October 30, 2013

The Good Wife


The hubs and I recently celebrated our one-year wedding anniversary, so, naturally, I have been nostalgic lately and remembering the details and emotions of that beautiful day in New York. Betsy's prompt for her sponsor link-up made me think of everything that this past year has been filled with, all of those moments that have happened since our wedding day and what they say about our relationship.

The past year has been filled with much more good than bad, and this first year of marriage has actually been quite easy. The hubs and I have been together for over eight years, though, and I think that all of those years spent together made the transition to marriage easier than it might have been otherwise. Truthfully, married life isn't all that different from unmarried life, and I like that. For us, it's an indication of our comfort together and of the devotion that we had for each other before diamond rings ever entered the picture. The novelty of referring to each other as "husband" and "wife" still hasn't entirely worn off, and I must admit it still makes me grin like a big nerd inside.

But what makes a good wife?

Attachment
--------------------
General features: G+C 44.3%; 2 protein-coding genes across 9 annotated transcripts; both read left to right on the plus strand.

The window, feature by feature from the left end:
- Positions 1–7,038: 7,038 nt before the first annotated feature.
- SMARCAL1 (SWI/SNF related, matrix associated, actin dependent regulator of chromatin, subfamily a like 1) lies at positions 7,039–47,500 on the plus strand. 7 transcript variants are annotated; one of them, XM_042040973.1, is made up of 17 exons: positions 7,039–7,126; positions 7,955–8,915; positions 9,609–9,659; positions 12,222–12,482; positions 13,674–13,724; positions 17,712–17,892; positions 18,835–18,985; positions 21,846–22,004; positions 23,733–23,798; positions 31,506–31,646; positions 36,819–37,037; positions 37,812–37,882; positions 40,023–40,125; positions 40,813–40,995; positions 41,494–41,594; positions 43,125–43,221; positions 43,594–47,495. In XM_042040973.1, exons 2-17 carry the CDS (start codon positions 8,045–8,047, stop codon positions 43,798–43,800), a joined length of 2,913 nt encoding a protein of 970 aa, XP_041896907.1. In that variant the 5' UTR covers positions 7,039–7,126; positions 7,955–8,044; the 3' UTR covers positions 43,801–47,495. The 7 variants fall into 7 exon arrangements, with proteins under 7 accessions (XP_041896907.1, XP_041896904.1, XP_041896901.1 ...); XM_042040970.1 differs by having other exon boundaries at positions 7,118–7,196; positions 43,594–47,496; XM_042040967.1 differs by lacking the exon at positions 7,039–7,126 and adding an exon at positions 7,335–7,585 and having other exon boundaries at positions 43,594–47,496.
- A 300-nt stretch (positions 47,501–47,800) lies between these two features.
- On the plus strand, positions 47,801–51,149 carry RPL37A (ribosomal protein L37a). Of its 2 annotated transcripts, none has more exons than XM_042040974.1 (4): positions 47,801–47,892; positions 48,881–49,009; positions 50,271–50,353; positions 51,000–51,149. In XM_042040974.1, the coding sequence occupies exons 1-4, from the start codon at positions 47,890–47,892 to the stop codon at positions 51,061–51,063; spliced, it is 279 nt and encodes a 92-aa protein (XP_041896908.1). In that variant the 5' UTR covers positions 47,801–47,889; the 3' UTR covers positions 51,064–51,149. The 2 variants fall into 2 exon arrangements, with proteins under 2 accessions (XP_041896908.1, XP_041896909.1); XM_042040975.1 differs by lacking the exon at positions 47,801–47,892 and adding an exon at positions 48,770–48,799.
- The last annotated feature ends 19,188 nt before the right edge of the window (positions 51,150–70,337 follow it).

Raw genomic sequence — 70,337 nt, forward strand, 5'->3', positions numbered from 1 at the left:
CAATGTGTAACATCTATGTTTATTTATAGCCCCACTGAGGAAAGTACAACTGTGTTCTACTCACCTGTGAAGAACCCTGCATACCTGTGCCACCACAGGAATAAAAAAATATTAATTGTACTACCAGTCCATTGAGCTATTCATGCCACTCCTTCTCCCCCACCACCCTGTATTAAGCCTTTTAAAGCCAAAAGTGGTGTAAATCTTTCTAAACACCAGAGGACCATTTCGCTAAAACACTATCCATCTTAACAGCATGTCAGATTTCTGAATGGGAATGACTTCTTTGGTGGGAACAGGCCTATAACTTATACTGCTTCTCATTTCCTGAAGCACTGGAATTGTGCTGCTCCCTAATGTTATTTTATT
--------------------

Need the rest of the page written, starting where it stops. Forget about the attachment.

I struggle to answer this particular question because the truth is, I don't really view our roles as "wife" or "husband." I view it more as being each other's partner, each other's support. So what makes somebody a good support? That probably depends on what the other person needs. Being a good partner means listening when the hubs has something to say,  compromising for the sake of the larger good, reminding him to bring a coat when it's cold outside, and applauding him when he has a victory. It means thanking him when he cooks dinner most nights, sharing holidays between our families, and trying not to torture him with my ice-cold feet at night (that last one usually doesn't work out so well).

Being a good partner means supporting your own partner in the ways that they most need, not just in the ways that they most want (though that's okay sometimes, too-- I know that the hubs appreciates a good gingerbread cookie, and while I'm capable of making my own dinner, I love that the hubs takes the lead in the kitchen). It also means taking care of yourself and asserting your own needs so that the relationship can have good communication and balance. After all, a partner who always gives and never receives will ultimately run out of resources, and that can spell trouble for a relationship.

Ultimately, I think that what makes a good partner will probably vary a lot across relationships, and likely even within them-- our needs at this point in our lives will probably be a bit different from our needs thirty years from now. For us, I don't think we can go wrong with aiming to be attuned to each other and striving to support each other with honesty and integrity. 

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